Is it possible to obtain the algebraic expression of an InterpolatingFunction? [duplicate]

Up until now, I have been trying to obtain an expression for an InterpolatingFunction obtained from NDSolve, by using the function Fit like this:

xTab = Table[{t, var[t]}, {t, 0, 2.0, 0.01}];
xFit = Fit[xTab, {1, x, x^2, x^3, x^4, x^5}, x]


giving the an expression as the following one:

0.359718 - 7.45916 x + 28.9826 x^2 - 38.8259 x^3 + 20.7638 x^4 -
3.81347 x^5


However, good approximations are dependent on the particular shape of each curve, and in this case, when we plot the original curve (blue) versus de Fit version of it (gold), we see the evident error

I am aware that I could add functions/terms in the Fit function like higher order polynomials or even trigonometric functions to improve the interpolation approximation, however the InterpolatingFunction at hand is (apparently) already an Hermite interpolating function of order 3:

How can I extract an expression for this particular InterpolatingFunction?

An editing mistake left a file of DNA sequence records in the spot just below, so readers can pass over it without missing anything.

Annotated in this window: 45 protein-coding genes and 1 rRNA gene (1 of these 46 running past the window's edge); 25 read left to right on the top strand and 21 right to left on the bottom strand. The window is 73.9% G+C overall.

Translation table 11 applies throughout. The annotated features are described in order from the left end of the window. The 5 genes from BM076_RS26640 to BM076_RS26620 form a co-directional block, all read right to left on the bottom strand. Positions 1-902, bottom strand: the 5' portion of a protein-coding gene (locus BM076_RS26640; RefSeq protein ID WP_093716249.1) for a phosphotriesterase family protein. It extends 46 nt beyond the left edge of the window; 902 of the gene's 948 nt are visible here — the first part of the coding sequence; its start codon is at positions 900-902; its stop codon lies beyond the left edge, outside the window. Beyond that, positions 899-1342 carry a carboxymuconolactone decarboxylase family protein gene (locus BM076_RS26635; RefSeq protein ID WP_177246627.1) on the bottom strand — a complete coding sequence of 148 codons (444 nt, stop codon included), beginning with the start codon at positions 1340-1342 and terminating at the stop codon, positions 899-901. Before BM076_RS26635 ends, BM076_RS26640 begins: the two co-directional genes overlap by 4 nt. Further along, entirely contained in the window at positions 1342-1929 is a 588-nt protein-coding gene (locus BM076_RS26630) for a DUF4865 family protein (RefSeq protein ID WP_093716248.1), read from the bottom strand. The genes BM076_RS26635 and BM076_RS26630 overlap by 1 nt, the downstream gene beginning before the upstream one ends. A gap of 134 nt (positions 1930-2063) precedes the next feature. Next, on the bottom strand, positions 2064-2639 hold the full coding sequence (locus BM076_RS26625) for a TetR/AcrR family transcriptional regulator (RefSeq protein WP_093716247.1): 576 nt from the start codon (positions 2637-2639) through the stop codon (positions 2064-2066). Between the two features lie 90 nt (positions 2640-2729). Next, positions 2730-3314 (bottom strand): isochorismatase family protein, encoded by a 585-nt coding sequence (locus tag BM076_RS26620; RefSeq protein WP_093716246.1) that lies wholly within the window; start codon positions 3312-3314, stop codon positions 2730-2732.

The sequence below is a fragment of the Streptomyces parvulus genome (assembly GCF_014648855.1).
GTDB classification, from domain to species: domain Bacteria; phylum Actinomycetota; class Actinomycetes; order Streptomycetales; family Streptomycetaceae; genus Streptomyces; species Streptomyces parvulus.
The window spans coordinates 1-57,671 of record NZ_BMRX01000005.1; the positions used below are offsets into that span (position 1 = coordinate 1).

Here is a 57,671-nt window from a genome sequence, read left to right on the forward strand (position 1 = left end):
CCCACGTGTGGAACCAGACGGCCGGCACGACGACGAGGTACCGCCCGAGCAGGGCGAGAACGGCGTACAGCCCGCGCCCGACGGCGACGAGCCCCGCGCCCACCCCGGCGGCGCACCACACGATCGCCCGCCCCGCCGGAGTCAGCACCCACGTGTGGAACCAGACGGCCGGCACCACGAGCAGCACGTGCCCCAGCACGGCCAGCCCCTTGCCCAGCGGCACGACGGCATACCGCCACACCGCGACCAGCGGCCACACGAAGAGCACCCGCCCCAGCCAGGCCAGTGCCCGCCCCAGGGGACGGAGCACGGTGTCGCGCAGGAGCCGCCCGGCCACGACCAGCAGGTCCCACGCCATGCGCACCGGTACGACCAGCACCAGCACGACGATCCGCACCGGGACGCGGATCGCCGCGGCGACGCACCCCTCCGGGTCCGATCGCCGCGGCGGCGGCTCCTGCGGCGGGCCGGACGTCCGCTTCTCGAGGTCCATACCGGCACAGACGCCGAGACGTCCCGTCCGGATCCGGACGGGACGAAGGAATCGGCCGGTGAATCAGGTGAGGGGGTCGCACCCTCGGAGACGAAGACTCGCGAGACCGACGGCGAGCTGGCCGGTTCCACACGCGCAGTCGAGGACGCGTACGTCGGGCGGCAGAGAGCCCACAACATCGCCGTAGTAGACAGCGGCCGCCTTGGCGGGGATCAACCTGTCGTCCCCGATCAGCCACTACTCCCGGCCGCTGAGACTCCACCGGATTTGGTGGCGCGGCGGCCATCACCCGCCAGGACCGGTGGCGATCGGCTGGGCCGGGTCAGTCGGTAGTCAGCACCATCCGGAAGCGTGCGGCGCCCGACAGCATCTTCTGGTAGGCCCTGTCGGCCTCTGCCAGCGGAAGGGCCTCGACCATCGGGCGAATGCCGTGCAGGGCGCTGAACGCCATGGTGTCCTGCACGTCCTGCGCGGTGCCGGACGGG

• Assuming var was constructed with Interpolation[data], for some data, then it's a piecewise polynomial interpolation of the form in the question linked by @ChrisK. If you got it from NDSolve, the form is probably different. In all cases, it's a piecewise function with degree-3 polynomial pieces, probably a lot of pieces if you got it from NDSolve. What do you want to do with the algebraic expression? There may be better alternatives. Jan 10, 2020 at 18:49
• Note that yFN = NDSolveValue[{y''[x] + x y[x] == 0, y[0] == 1, y'[0] == 0}, y, {x, 0, 2}] displays the same information as your var, but Plot[{yFN'''''[x], yFN''''''[x]}, {x, 0, 2}, PlotLegends -> "Expressions"] shows that yFN is a piecewise order-5 interpolation, not an order-3 one as its display claims. Jan 10, 2020 at 18:56